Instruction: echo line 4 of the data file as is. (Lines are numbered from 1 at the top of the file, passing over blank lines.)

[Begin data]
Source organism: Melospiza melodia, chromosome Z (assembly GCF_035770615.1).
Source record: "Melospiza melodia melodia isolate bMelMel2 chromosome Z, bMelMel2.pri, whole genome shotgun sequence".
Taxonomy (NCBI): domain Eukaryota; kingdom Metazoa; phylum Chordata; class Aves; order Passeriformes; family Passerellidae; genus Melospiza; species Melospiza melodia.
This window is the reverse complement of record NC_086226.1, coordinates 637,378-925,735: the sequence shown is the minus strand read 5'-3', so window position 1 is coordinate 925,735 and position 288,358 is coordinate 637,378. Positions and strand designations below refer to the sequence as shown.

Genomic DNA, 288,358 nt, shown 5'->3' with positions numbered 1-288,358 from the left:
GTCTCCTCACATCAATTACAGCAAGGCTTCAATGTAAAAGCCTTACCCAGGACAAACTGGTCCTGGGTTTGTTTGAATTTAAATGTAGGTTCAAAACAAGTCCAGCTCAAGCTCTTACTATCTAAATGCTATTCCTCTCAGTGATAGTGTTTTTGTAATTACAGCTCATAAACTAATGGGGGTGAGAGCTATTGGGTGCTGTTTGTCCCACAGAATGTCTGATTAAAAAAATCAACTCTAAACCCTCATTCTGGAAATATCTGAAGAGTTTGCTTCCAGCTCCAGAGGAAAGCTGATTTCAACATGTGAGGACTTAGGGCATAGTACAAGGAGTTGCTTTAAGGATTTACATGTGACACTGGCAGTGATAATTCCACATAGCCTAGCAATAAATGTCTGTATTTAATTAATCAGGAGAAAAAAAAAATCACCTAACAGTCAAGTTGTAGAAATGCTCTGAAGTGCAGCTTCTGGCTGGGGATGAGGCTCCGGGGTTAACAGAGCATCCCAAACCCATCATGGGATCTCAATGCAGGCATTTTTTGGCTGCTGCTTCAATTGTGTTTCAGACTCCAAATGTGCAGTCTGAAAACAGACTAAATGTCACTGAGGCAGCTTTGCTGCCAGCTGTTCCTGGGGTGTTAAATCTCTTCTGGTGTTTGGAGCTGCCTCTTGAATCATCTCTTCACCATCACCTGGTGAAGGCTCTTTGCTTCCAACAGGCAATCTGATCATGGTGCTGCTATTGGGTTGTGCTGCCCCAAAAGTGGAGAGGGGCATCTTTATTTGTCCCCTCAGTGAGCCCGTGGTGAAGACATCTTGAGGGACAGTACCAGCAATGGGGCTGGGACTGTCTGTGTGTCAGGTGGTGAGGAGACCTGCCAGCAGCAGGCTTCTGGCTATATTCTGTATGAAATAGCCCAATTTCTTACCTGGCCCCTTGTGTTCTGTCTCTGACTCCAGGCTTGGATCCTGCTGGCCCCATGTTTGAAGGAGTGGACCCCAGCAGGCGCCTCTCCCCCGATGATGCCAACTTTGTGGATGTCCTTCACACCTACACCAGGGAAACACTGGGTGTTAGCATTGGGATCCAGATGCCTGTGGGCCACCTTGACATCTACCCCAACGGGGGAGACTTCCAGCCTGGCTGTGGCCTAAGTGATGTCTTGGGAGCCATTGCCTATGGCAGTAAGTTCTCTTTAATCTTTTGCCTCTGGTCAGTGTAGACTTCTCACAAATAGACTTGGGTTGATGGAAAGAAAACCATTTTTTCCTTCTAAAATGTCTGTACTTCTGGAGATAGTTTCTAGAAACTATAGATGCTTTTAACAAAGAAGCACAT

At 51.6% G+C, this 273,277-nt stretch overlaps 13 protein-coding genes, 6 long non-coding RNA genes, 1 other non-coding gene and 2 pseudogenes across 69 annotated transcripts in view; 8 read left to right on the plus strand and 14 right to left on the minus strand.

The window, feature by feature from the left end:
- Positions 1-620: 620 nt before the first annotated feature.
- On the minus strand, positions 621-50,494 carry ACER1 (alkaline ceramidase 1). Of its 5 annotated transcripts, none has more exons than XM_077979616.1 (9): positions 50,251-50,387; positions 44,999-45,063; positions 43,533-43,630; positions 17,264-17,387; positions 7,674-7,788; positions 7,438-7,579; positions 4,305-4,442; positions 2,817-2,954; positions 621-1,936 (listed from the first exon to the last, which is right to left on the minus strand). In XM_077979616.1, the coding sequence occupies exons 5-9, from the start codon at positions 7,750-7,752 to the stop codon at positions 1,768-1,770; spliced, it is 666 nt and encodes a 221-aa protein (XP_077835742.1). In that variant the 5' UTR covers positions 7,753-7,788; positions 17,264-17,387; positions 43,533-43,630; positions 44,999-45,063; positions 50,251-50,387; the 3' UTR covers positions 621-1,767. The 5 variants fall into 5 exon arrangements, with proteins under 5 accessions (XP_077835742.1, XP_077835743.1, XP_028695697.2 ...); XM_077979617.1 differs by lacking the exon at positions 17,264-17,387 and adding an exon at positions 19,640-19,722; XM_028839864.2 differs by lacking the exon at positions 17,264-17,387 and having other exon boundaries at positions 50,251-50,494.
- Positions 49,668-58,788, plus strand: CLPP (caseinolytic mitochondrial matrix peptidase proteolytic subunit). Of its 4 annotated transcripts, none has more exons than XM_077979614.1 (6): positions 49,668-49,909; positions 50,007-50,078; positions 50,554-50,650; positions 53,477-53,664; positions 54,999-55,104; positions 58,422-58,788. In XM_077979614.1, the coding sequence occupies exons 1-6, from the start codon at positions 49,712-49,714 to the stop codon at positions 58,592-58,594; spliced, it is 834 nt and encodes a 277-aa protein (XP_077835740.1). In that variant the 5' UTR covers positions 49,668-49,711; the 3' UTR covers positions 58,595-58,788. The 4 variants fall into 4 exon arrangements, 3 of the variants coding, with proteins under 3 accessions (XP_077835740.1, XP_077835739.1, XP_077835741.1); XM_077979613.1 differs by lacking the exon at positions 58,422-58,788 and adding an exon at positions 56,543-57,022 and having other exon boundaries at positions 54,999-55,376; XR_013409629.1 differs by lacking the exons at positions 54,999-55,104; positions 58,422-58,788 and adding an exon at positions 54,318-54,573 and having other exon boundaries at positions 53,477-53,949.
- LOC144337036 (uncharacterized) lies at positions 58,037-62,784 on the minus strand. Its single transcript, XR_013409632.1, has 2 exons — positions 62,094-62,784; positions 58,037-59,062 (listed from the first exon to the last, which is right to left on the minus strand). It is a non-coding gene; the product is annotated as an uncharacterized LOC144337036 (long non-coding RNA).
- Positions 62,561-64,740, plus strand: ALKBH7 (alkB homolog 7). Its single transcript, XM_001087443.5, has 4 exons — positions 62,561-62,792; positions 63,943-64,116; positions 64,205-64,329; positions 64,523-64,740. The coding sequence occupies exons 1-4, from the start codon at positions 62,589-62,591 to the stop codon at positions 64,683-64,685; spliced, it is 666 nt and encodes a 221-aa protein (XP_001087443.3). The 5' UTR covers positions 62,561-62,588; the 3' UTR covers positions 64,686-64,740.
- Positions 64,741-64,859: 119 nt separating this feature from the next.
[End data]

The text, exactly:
This window is the reverse complement of record NC_086226.1, coordinates 637,378-925,735: the sequence shown is the minus strand read 5'-3', so window position 1 is coordinate 925,735 and position 288,358 is coordinate 637,378. Positions and strand designations below refer to the sequence as shown.